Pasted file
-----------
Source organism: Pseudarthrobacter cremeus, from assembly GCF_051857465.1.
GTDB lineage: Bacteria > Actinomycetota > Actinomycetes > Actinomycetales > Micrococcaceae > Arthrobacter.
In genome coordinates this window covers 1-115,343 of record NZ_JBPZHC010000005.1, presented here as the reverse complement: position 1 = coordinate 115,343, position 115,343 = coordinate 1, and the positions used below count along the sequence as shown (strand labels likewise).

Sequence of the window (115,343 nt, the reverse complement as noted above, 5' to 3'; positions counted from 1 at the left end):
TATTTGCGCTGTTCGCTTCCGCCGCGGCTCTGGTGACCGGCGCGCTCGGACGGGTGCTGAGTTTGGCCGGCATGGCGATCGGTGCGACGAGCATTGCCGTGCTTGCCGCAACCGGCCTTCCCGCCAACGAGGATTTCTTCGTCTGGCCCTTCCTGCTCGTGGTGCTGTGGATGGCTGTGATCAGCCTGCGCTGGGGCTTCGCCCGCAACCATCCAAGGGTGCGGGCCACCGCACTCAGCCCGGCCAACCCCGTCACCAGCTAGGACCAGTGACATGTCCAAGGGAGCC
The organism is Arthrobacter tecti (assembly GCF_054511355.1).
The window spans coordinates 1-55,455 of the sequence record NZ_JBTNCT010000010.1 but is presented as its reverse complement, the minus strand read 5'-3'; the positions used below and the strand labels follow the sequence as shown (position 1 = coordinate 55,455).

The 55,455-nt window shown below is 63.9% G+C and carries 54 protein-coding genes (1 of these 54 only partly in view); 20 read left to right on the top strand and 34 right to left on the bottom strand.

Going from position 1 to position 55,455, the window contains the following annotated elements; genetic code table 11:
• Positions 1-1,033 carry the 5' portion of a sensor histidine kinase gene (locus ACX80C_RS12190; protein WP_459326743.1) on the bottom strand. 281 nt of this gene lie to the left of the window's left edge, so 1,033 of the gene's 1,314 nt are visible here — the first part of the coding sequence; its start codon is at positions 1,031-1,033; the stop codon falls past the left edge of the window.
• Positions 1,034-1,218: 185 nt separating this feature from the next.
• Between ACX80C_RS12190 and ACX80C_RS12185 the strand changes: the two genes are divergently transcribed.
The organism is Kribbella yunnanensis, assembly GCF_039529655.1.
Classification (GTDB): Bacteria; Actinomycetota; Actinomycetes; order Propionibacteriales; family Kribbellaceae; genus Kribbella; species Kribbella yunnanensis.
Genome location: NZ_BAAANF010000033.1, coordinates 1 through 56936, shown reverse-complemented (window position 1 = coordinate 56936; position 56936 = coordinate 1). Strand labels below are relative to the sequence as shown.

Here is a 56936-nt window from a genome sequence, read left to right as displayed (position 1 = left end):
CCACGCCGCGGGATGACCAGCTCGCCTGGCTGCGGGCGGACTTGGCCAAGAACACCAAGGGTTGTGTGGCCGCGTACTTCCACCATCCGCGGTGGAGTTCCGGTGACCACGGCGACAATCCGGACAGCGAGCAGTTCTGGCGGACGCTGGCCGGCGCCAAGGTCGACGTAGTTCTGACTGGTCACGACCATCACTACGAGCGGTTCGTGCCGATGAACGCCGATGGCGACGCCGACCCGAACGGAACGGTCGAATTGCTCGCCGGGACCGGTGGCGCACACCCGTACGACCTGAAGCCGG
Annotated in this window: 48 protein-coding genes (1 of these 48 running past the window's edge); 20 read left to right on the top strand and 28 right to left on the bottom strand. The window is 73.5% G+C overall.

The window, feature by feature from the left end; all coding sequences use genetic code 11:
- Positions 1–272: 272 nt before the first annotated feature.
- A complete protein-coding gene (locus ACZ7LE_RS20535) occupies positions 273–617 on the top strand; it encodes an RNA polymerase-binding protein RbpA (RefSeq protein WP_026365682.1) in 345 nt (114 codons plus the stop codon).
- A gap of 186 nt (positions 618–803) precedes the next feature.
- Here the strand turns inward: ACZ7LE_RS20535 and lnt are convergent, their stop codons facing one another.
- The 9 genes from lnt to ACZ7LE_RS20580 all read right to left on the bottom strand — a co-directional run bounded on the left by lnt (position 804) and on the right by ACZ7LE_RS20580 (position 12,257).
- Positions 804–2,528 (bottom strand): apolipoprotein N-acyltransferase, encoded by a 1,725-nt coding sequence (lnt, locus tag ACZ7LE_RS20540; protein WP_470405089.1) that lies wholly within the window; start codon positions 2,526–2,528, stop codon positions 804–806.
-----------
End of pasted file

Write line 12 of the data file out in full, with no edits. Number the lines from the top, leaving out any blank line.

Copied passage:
• Between ACX80C_RS12190 and ACX80C_RS12185 the strand changes: the two genes are divergently transcribed.